WELLINGTON, Fla.--Adrienne Lyle and Salvino, who finished second in the Grand Prix on Feb. 8, rode an error-free test to win the Grand Prix Special CDI5* on Feb.y 10 at the Global Dressage Festival, while Katherine Bateson Chandler on Alcazar won the Grand Prix Special CDI3* on Feb. 11, the final day of week five.
Lyle and 11-year-old Salvino scored 75.319 percent, a new personal best high score for the pair.
The top three in the class represented a clean podium sweep for the U.S.A.
“I was thrilled with him today,” said Lyle, who trains with Debbie McDonald. “It means a ton to win the five-star special. This is huge, especially on a horse who we haven’t even been competing a full year at this level. In the grand prix he was running a little bit through my aids, so today we took the time to make him stay back and wait. He felt like he was right with me throughout the whole test. If he understands what you want, he always does it for you. He has tremendous potential that we’re only just beginning to tap into.
The winner of the grand prix, Olivia LaGoy-Weltz, was second on her own Lonoir on a score of 72.851 percent.
"THE GOAL is clean rides, but I left the ones [the one-time changes] in the warm-up,” said LaGoy-Weltz. “We did a super line right before we went in, but I think we were both a bit over-heated. I was super proud of him. The quality level is coming up, and everyone has full confidence that the consistency is going to fall into place. When it does, it’s going to be pretty cool.”
Third placed Arlene ‘Tuny’ Page put two sub-70 percent scores on Woodstock in January behind her, and her ever-improving performances elevated her from seventh in the grand prix.
“I was happy with how my horse presented himself and with the quality of his gaits,” said Page of the 15-year-old gelding. “This is only our fourth test back this season and it’s taken four rides to get him back and for him to wait for me. Now it’s a question of developing more inner calmness in the next two months as he settles into the routine again.”
FOR THE second day in a row, it was an all-American podium in the Grand Prix Special CDI3*, which was won by Bateson Chandler on Alcazar. who, like Lyle, moved up from her second place finish in the Grand Prix.
Shelly Francis, who won the Grand Prix, was second.
It was extremely close between the top two, with just 0.17 percent separating them.
Uncharacteristic mistakes in Francis and Danilo’s test curt their usually high score to 69.298 percent.
Anna Marek and Dee Clair, who at 10 was the youngest horse in the field, were third with their highest yet international grand prix score, 68.085 percent.
Bateson Chandler and the 13-year-old Alcazar, who is owned by Jane Forbes Clark and survived a colic operation in July 2016, were recording their first win since topping the CDI4* freestyle class at last year’s Festival.
The pair spent the summer, as they do each year, at British Olympic gold medalist Carl Hester’s barn in Britain, with Bateson Chandler even lending Alcazar to Hester for him to win the British national grand prix champion title on him in September.
“I was second in the grand prix on Thursday, and that always makes you dig a little deeper,” said Bateson Chandler, 42. “It’s been a long journey with ‘Lonzie’. I’ve been riding him since he was 6, and he’s been a fun horse to bring to grand prix. The biggest thing we’re always striving for as riders is to find that positive tension in the ring. You get negative tension or not enough tension and I’m finding that I’m starting to get there now with the positive tension, but it takes years.”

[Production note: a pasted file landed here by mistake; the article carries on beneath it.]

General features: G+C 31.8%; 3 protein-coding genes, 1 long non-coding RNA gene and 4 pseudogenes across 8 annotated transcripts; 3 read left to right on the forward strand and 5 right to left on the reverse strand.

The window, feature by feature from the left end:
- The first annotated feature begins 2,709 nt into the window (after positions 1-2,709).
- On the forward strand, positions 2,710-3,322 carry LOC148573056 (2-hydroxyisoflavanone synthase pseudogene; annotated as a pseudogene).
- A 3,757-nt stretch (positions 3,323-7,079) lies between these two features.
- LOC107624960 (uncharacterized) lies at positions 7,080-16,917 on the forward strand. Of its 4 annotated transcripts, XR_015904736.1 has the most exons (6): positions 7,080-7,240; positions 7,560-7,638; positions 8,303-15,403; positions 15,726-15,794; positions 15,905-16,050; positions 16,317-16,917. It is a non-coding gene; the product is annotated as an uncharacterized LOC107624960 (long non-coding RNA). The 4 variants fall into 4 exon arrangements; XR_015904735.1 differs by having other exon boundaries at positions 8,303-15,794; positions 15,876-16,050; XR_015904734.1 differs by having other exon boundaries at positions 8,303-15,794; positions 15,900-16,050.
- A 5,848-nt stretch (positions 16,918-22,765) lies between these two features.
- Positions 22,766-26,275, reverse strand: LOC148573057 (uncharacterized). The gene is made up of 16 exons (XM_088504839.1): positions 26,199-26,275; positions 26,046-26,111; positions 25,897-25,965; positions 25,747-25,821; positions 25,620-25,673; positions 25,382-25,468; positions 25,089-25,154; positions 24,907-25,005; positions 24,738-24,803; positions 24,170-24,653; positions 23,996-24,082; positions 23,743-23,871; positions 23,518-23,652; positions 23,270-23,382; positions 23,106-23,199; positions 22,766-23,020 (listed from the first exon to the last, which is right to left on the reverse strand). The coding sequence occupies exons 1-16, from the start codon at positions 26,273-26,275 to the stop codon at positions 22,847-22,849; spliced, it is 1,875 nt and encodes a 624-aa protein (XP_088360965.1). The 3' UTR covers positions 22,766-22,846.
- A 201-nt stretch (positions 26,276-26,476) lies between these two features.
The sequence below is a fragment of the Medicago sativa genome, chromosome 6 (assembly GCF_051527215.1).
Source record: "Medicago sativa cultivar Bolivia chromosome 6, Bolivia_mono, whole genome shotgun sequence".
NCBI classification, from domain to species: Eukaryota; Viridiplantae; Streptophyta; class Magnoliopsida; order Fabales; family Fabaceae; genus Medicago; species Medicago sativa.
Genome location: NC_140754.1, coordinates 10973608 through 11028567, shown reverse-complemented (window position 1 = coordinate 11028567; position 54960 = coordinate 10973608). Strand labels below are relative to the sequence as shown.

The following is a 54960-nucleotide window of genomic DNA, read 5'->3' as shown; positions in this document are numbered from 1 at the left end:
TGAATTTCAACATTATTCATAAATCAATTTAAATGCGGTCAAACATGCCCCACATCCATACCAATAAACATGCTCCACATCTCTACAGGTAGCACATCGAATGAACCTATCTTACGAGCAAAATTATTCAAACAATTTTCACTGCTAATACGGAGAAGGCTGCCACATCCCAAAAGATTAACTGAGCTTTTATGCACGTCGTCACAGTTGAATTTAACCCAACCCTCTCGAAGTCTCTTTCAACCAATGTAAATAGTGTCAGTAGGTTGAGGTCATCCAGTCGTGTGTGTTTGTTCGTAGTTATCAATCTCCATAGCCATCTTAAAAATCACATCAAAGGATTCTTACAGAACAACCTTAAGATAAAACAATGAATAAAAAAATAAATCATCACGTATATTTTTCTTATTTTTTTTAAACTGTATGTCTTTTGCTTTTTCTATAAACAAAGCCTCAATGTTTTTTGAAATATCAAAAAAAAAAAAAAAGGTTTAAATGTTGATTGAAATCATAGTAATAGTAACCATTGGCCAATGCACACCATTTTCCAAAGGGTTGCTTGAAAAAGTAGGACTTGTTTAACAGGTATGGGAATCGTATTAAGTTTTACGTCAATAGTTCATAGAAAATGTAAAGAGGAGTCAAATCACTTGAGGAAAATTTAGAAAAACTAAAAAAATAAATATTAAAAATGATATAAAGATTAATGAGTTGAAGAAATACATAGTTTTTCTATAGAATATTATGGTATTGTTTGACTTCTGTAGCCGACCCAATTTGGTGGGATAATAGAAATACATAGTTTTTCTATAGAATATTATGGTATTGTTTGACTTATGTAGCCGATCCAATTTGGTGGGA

Although Forbes Clark was able to watch her horse win, Bateson Chandler’s trainer, Carl Hester, had to fly home before the special on Sunday.
“They changed the schedule, so I ended up being a bit on my own today, but he (Hester) gave me my marching orders , to make sure Lonzie is in front of the leg, to not go too fast, and to win,” said Bateson Chandler. “Carl is my go-to guy. I’m lucky to have him as a very good friend as well as a trainer. I whine to him a lot, and he’s my sounding board. He’s so cool and sensible and always has the right answers that makes sense. He gets it because he’s had his own ups and downs over the years and knows how it is to be both at the top and the bottom. I can’t thank him enough.”
THE NEXT stop for the pair is the Palm Beach Dressage Derby, which runs March 1-4 during the Festival's week seven.
“I’ll probably do the two other shows after that at Global, too,” said Bateson Chandler. “Then we’ll go back to Carl’s in April for the summer and make a plan with him from there. I would love to make the World Equestrian Games team, of course. That’s everybody’s goal this year. But we’ve also had a lot of fun doing Nations Cup teams. And now Lonzie’s getting quite consistent, I think he makes himself a good candidate. It’s pretty exciting for the future.”
Jennifer Baumert made it a clean sweep of the week’s small tour CDI3* classes by winning the Intermediate I Freestyle on Handsome on a score of 75.958 percent.
They have not been beaten in their last six competitive starts.
And all 14 of the international tests in their career, which began a year ago, have been at the Festival.
Their test featured inventive lines, including both sets of flying changes on a steeply curving line.
Baumert finished almost 5 percent overf second placed Yvonne de Haan, who scored 71.125 percent on Winter, and Canada’s Tom Dvorak finished third, riding Cyrus to 71 percent..
It was the first-drawn rider in the 17-strong Intermediate I CDI1*, Tina Konyot on Diamantino II, who won on a score of 69.657 percent.
This was only the fifth international test for Diamantino II and his first win.
Germany’s Michael Klimke on Harmony’s Diabolo was second on a score of 68.676 percent, and third place went to the Norwegian rider Alexandra Gamlemshaug Andresen, who scored 68.235 percent Empire B.